It’s to do with the size of the wall making the area of the light far bigger for those of us who are more interested in results than technical theory. Just try it, and you’ll see if I’m right. Just make sure that if you do this in a crowded room you don’t blind people behind you with your flash. You can create a black foam flag to wrap around your flash to help avoid this issue – check out Neil van Niekerk again for the Black Foamie Thing!
One thing to be careful of when bouncing flash is the color of the walls or ceiling. If they are anything other than white or cream, you’re going to have some strange color casts to try and get rid of in post-processing.
Diffusing Your Flash
If you have nothing to bounce light off, or you’re outside in a wide-open space, consider using a diffuser or softbox on your flash. A diffuser is a white, opaque piece of soft plastic that fits on top of your bare flash head, completely covering the bulb. Most flashes have an inbuilt piece of flimsy plastic that flips down and is supposed to do the same job, but proper diffusers are much better and not expensive.
You can buy a whole range of lighting modifiers especially for flashguns, but probably the most useful of them for beginners is a softbox. These miniature versions of studio softboxes do the same thing; they soften and diffuse the harsh light coming from the bare flash bulbs, and you can control the direction of the light a bit more than you can with bouncing.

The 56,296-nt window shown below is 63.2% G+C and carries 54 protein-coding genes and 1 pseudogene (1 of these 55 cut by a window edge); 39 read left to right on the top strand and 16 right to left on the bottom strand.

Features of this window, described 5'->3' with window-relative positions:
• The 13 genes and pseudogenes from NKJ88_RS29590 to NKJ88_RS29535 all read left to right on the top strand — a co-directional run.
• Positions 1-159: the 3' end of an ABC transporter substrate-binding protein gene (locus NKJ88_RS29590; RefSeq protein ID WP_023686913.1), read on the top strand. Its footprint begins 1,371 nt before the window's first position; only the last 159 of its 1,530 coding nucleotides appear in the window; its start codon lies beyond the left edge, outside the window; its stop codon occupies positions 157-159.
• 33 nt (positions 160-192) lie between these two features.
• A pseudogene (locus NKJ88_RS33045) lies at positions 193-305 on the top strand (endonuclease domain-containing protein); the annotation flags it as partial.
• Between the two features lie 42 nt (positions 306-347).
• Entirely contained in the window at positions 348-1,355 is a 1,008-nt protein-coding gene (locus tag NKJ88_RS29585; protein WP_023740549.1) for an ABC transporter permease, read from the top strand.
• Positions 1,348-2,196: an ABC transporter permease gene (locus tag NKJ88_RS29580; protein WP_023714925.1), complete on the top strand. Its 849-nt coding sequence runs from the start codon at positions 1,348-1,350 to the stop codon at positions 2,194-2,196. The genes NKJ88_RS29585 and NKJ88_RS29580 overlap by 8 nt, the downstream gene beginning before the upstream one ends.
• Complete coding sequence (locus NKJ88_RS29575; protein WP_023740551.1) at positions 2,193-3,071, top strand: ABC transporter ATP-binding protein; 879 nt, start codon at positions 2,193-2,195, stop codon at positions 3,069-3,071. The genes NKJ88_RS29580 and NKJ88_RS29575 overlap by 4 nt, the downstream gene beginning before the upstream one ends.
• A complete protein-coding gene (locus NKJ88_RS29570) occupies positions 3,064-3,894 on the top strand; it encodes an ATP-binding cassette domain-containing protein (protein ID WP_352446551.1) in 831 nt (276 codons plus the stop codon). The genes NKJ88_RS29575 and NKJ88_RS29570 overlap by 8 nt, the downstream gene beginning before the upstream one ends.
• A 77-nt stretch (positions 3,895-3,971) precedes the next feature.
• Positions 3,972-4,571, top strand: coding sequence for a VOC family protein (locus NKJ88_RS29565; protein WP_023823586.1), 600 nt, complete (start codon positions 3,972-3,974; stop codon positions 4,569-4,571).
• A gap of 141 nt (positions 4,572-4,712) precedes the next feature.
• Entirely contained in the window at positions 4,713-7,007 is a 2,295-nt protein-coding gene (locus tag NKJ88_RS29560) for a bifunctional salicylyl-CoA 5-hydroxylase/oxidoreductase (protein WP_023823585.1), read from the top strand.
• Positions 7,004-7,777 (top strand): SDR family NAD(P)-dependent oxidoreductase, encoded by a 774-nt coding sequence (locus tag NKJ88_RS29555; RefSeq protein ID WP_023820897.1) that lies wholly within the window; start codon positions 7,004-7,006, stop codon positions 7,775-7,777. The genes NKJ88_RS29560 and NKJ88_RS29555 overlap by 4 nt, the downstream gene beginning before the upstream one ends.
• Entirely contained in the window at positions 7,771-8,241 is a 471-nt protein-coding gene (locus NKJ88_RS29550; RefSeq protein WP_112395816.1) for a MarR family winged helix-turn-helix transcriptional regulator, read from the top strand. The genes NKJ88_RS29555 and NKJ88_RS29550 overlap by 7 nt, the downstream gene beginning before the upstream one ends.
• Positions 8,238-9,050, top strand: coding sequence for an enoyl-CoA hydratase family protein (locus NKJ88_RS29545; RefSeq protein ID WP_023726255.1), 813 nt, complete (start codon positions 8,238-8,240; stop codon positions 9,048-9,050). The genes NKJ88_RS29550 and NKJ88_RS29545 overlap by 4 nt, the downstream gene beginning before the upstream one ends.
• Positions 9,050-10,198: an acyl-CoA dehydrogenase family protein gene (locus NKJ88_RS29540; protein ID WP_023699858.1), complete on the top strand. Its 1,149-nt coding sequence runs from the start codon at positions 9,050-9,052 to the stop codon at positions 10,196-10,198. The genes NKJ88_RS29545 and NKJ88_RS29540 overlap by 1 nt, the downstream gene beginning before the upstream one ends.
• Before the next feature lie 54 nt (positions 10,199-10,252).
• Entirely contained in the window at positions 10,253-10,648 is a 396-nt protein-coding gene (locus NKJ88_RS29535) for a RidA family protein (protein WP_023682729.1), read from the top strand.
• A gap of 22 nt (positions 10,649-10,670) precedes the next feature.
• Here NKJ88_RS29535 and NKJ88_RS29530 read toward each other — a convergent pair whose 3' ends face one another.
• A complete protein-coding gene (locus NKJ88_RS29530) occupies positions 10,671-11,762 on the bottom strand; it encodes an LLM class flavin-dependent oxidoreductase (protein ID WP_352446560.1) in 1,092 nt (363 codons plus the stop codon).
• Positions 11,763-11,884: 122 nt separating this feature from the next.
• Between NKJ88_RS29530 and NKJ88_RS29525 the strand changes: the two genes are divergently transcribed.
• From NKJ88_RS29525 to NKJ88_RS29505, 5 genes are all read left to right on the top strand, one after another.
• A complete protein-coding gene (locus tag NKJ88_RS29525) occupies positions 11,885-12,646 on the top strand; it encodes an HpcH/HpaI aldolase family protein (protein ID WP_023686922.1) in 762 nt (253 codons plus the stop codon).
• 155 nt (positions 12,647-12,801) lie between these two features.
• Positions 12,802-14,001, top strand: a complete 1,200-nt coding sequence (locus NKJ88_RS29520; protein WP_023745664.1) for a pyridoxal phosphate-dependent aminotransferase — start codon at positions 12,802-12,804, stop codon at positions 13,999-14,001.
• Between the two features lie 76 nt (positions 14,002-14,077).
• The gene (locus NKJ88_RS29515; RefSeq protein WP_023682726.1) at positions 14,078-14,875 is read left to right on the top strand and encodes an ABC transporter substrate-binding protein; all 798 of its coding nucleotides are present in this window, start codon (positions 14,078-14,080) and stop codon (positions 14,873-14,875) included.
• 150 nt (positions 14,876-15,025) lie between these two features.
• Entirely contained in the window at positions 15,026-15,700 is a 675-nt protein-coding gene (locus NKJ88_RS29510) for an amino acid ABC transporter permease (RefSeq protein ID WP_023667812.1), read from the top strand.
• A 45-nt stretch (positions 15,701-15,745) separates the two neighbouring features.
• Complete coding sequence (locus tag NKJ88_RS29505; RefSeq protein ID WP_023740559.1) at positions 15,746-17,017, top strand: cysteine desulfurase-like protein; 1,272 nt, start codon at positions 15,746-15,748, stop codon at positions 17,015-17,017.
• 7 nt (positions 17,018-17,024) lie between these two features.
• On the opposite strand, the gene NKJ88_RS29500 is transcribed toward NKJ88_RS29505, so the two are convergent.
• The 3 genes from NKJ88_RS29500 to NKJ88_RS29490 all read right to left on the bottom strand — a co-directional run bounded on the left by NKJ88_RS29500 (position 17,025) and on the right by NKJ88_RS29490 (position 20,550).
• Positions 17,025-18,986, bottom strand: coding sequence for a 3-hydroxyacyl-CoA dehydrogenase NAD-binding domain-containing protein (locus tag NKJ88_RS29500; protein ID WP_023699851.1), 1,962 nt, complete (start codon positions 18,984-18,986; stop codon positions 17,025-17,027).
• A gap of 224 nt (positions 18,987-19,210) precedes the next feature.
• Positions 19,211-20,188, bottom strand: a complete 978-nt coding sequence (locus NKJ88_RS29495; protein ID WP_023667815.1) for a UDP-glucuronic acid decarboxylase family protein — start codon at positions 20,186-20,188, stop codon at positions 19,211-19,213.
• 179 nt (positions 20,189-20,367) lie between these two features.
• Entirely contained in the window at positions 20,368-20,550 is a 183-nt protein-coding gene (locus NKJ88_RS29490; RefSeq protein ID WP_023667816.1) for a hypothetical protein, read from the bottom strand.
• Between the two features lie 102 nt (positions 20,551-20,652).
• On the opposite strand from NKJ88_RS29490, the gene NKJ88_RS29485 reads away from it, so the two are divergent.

If you don’t have a softbox but you do have a 5-in-1 reflector and an assistant, get them to hold the central panel that’s covered in diffusion material in front of your flash. This is a quick fix, but will give good results.
Shooting in Harsh Sunlight
A great use for your flashgun is for shooting outside on bright, sunny days. If your subject is facing away from the sun and you shoot without flash, you’ll end up with a silhouette. Add a flashgun and diffuser pointed straight at your subject and they are as evenly lit as their surroundings.
Point your flashgun slightly to the side of them, and you will get some interesting shadows on their face, which can stop your image looking flat and boring. Using your flash on TTL (through the lens) mode is simple, as it changes its own power output depending on your shutter speed and aperture choices.